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World Agates

The photographs have been selected to pose interesting questions. I am in the process of writing a book entitled Studies on Agate where possible answers will be discussed in more detail. See the Studies on Agate link.
To contact me directly by email just click on the link: Contact Me

  • What is the world’s youngest agate? Chalcedony from the Yucca Mt., USA 9 Ma old is the youngest material that I have studied. However, chalcedony in some hot springs will be younger e.g. at Yellowstone Park, USA.
  • What is the world’s oldest agate? A difficult question because age of host and age of agate are not always the same. However, most agates form within a few million years of the host and the oldest agate host is the 3450 Ma Pilbara Craton, Western Australia (Fig. 13).
  • Can agates be dated? Generally the answer is no; at least not directly. However, a few agates do contain sufficient radioactive material to allow radio dating.
  • Are there other ways to date agate? The host rocks of agates in an igneous setting are often dated. If agate properties can be determined, then any links to the age of the host can be investigated. A plot of property vs age of host will show whether there is a relationship.
  • What properties show an age-related dependency?  Several properties do show this link. Agate is a mixture of moganite (a form of silica) and quartz. The moganite decreases with age while the crystallinity of quartz in agate increases with age.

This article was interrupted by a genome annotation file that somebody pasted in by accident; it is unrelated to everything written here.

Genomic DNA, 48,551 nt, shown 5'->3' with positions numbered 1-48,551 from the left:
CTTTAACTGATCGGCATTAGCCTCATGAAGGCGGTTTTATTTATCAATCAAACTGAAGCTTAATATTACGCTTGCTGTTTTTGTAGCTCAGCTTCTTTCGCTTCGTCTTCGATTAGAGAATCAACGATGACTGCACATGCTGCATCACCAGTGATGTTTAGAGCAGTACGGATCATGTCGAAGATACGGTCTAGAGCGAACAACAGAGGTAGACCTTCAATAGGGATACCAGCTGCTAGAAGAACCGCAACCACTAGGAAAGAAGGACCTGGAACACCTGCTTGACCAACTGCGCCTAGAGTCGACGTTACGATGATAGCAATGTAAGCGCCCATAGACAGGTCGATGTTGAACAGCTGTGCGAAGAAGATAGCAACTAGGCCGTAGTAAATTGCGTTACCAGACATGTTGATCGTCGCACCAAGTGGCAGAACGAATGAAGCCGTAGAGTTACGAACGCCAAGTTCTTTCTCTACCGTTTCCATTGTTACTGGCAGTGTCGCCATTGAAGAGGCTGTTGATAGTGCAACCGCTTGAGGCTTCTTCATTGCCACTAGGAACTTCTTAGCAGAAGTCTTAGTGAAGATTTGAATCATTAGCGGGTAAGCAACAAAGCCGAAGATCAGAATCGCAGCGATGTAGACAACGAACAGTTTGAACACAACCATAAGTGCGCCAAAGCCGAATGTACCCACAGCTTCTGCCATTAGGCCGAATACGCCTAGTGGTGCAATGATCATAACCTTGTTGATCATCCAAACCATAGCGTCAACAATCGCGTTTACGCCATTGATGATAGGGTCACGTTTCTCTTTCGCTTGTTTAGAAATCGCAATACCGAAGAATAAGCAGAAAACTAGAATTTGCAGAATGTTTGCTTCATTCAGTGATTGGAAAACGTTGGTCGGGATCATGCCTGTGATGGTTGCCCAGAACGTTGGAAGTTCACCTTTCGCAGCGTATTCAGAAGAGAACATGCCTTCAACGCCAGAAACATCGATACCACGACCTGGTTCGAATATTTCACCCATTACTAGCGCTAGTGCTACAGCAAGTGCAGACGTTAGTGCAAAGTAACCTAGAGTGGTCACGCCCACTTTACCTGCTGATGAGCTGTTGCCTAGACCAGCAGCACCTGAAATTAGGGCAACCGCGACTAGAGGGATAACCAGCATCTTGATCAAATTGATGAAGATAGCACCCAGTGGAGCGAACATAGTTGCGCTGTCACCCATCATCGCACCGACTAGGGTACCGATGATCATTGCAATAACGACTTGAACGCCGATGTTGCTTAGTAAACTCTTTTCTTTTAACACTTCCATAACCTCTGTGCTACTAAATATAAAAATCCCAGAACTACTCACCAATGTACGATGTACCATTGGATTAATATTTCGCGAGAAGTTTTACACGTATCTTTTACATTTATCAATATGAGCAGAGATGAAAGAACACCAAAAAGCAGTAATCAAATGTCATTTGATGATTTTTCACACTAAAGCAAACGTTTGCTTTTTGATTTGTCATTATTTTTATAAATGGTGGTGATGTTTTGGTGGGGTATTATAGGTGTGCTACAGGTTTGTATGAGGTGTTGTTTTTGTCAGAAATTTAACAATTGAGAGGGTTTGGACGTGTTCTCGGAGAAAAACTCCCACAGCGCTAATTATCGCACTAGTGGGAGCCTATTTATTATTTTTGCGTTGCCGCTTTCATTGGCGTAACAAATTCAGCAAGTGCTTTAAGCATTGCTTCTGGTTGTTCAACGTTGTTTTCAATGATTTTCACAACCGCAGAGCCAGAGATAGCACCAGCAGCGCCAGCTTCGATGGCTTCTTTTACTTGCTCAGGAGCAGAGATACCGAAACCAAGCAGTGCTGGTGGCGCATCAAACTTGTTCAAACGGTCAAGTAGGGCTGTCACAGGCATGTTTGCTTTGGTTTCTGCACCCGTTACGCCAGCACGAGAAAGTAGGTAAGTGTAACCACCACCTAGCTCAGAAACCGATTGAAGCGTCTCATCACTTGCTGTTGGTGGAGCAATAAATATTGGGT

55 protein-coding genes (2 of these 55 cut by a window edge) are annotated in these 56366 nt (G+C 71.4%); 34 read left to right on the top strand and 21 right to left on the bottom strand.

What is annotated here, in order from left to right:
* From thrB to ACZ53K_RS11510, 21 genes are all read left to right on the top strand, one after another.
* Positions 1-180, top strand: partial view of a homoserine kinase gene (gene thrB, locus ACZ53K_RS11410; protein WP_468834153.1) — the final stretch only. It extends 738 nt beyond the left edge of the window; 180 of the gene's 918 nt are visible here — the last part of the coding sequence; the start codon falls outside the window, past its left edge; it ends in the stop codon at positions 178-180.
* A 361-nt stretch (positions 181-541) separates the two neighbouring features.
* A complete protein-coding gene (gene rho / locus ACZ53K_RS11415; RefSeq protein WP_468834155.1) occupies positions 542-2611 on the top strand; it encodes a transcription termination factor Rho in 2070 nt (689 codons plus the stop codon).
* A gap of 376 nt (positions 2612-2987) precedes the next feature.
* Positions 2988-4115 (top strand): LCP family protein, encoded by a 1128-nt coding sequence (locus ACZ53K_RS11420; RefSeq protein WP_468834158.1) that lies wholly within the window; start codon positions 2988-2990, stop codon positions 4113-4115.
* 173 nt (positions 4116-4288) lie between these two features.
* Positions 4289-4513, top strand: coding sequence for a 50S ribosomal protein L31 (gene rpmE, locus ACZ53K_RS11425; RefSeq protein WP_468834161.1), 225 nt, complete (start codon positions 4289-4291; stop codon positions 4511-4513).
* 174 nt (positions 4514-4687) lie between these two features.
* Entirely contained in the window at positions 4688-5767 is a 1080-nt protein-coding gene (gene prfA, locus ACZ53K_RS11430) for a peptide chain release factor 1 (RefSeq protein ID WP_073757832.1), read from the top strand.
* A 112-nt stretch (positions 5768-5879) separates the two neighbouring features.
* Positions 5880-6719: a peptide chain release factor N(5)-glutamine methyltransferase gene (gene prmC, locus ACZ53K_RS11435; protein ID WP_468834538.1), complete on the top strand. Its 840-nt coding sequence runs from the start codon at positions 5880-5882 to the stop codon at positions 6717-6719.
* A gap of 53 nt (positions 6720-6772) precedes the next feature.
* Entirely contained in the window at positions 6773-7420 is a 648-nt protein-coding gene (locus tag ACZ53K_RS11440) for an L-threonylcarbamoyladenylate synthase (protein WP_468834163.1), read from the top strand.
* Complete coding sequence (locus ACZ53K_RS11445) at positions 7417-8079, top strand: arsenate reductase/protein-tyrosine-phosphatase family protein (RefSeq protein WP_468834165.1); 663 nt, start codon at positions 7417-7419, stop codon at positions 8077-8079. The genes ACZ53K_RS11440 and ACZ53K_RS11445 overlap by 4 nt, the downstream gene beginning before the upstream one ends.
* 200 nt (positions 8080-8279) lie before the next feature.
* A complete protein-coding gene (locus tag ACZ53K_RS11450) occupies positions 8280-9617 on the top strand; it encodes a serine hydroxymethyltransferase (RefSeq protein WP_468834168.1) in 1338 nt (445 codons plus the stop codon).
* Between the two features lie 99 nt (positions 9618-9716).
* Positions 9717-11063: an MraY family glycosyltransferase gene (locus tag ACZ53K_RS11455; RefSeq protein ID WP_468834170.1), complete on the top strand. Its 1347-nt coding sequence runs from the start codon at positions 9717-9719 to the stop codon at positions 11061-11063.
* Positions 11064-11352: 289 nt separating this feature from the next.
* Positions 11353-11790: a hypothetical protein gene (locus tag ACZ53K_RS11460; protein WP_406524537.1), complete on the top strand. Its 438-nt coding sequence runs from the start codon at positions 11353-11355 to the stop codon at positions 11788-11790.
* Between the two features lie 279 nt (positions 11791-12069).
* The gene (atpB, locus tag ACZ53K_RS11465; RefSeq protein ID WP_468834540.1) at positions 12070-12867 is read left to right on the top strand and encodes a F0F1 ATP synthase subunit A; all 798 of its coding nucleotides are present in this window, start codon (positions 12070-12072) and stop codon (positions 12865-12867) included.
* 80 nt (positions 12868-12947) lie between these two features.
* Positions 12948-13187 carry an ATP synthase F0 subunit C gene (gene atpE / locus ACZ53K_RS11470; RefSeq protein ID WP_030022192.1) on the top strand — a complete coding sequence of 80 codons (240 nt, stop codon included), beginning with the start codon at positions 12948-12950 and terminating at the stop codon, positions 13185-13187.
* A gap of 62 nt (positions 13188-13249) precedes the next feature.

• Are there any other age-related properties? The defect site water (Si—OH) and density show a respective decrease and increase with age.
  • Is there any reason for the poor quality of agates from Cumbria and the Pilbara (Figs. 11 and 13)? These agates have been studied and have been shown to suffer from post-deposition heating.
  • Why do so many agates show a grey colour? Here, we could include Figs. 1, 3, 6, and 7. Colour is caused by metallic ions, particularly in the from of iron oxy-hydroxide. For some reason, the agates from Mt Warning, Rum, Romania and New Zealand have not included these colouring ions. Interestingly, these are all young agates: < 100 Ma.
  • Are specific colours and banding linked to particular areas? Yes and no! The Laguna agate (Fig. 2) with its large area of colourless chalcedony followed by a similar area of yellow can only be a Laguna agate. In an igneous setting, the Agate Creek agates do have an area-type lime yellow and shade of red (Fig. 5).
  • Do agates ever show large quartz crystals? Large granular quartz crystals are often associated with agate. Agates from some regions are more prone to this than others. When large crystals form, they are usually around the centre of the agate (Figs. 9 and 13).
  • Are agates found outside an igneous setting? Agates do form occasionally in limestone (Fig. 15) and can also be found in fossil wood (Fig. 14).
  • How are agates formed? The hardest question of all. The answer can only be supplied when science can fully answer  the following: What is the temperature of agate formation? What is the initial form of the deposited silica? How does silica get into the gas cavities? What is the process of crystallisation that allows the bands to form? Apart from isotope evidence to suggest that agates form at temperatures < 100oC, the answers have not yet been fully established;
  • Why has the agate in Fig. 4 taken on this squashed appearance? In an igneous setting, agates are mainly the result of a gas-cavity infill. The molten lava flows and the gas bubbles can take up some weird shapes with the flow movement. The cavity is later filled with agate.